The General Teaching Council for Wales (GTCW) has been forced to revise its professional code of conduct in the face of overwhelming opposition from teachers.
When the draft code was launched last October it prompted a major backlash from teaching unions, which branded it "flawed", "disturbing" and "demeaning".
Stung by the strength and scale of the outcry, the GTCW has softened the tone of the code and shortened the document so it is less prescriptive. Instead of directing teachers on how to conduct themselves, the code will "affirm and celebrate" behaviour expected of them.
The document no longer refers explicitly to the behaviour of teachers outside school, which was a major area of contention, but instead states that registered teachers are "mindful of their position as role models to pupils".
Gary Brace, chief executive of the GTCW, said: "We have listened carefully to what people said during the three-month consultation and responded to the issues raised.
"The wording has been re-written as an affirmation and, in some respects, a celebration of the behaviours demonstrated by members of the teaching profession.
"Teachers are rightly regarded as influential role models and, as such, behave in a manner appropriate to their place in society. The new code acknowledges this."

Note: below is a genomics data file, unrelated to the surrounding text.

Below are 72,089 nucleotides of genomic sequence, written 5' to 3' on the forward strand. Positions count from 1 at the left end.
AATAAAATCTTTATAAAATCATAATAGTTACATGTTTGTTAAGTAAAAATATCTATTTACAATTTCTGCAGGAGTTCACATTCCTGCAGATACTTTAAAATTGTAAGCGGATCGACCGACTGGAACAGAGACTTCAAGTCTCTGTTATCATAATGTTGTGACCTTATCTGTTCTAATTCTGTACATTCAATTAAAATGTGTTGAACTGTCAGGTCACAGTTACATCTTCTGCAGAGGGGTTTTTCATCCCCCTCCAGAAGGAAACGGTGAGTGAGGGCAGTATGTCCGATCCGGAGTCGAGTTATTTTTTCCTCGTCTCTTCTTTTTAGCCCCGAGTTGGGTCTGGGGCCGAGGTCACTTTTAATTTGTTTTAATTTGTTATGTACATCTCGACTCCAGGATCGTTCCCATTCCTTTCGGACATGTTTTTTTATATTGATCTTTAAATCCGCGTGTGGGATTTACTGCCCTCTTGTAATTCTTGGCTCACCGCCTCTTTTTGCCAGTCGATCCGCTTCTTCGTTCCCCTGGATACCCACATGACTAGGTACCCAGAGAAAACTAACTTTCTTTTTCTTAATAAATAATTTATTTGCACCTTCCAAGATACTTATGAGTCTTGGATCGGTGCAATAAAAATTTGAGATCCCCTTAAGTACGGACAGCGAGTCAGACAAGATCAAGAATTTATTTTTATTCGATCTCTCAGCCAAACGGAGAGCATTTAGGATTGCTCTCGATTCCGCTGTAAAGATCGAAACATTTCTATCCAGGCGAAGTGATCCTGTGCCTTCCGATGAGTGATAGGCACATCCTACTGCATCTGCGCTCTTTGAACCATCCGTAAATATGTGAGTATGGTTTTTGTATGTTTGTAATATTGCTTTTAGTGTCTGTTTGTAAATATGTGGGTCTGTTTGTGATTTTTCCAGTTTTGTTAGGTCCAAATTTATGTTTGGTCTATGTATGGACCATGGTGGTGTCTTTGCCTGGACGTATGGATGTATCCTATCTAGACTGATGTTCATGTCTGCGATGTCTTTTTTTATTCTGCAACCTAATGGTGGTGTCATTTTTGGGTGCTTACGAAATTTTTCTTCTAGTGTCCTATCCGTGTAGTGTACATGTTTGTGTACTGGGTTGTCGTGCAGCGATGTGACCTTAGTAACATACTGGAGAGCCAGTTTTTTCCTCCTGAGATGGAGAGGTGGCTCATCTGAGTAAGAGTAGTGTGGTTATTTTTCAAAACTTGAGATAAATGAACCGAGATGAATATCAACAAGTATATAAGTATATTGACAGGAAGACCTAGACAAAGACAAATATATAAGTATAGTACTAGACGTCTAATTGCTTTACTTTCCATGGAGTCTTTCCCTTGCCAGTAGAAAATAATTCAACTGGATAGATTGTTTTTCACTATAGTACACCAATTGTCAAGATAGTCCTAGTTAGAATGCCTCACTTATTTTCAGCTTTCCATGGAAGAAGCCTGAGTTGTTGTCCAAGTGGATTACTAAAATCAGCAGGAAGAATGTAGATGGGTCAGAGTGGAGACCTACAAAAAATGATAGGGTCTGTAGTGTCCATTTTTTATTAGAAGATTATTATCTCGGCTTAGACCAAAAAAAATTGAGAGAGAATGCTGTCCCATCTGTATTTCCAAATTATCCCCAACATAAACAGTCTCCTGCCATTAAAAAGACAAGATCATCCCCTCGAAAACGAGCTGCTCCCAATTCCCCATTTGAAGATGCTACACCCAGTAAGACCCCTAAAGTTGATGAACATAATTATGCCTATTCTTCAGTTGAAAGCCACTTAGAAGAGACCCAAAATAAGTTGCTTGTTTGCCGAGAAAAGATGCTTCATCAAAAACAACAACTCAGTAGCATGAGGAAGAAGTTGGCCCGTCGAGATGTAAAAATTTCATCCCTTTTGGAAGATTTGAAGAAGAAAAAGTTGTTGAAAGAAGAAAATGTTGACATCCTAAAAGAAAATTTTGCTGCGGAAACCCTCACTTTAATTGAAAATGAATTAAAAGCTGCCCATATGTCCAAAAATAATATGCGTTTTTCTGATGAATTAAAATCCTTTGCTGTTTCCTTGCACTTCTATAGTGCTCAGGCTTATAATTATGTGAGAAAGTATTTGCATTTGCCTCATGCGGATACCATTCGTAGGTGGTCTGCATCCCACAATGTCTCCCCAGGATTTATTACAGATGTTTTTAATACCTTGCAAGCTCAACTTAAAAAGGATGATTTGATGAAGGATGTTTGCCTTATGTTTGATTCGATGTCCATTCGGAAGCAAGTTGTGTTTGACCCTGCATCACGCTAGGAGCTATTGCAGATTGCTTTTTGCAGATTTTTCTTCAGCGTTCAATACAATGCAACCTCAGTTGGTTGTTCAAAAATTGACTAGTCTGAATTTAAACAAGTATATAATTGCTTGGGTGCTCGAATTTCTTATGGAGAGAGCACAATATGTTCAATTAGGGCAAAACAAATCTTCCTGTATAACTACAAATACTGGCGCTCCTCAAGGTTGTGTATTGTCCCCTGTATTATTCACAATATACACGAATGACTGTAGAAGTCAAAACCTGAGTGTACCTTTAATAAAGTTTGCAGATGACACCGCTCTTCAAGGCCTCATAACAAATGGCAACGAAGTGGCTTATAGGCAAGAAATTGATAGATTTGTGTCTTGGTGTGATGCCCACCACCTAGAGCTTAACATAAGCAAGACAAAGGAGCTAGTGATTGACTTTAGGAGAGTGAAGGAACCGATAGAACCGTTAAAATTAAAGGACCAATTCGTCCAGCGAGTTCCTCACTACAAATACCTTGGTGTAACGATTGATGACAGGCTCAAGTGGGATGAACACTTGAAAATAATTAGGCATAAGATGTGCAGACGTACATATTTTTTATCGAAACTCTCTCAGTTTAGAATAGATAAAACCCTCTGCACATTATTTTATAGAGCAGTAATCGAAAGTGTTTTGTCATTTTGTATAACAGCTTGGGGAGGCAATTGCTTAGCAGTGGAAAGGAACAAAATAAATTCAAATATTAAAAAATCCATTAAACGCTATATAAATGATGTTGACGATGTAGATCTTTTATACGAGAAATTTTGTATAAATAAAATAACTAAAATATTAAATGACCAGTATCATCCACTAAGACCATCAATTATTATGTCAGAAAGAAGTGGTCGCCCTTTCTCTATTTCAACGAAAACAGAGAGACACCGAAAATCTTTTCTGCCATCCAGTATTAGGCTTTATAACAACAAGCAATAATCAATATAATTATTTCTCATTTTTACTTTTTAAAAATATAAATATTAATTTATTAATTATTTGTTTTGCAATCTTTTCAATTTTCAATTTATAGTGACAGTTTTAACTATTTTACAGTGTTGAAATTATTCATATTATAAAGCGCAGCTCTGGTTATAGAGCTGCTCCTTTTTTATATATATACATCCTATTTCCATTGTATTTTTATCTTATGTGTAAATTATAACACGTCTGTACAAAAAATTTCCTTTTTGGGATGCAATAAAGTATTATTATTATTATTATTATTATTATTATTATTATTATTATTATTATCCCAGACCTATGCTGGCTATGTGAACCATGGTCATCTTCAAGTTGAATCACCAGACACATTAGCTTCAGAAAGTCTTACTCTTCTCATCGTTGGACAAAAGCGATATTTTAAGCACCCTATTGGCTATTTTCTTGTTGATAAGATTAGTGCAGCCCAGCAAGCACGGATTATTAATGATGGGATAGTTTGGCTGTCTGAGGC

It has also been updated to include explicit reference to the "appropriate" use of social-networking websites for communications between teachers and pupils.
Mr Brace said this reflected the changing technological landscape of society and the increasing use of electronic communications in schools.
Most teaching unions welcomed the fact that the GTCW had listened to their concerns and acted on them.
Heledd Hayes, education officer with teaching union NUT Cymru, said: "The code should be a celebration of the professionalism of teachers rather than something to beat them around the head with. We are glad it is no longer a diktat. The vast majority of teachers do what the code wants them to do anyway."
Dr Philip Dixon, director of the Association of Teachers and Lecturers Cymru, said: "We hope this marks a watershed in the relationship of the GTCW with the profession and a new era where it can become a more positive voice."
Teaching union the NASUWT, which has been a vocal critic of the GTCW for many years, said the revision had not changed its view that the code is unnecessary.
Rex Phillips, NASUWT's Wales organiser, said: "The overwhelming argument that came back from the consultation is that teachers do not want a code of conduct. The GTCW does not enjoy the respect of the profession and trying to spin this as something positive won't work."
The revised document is due to be published in July.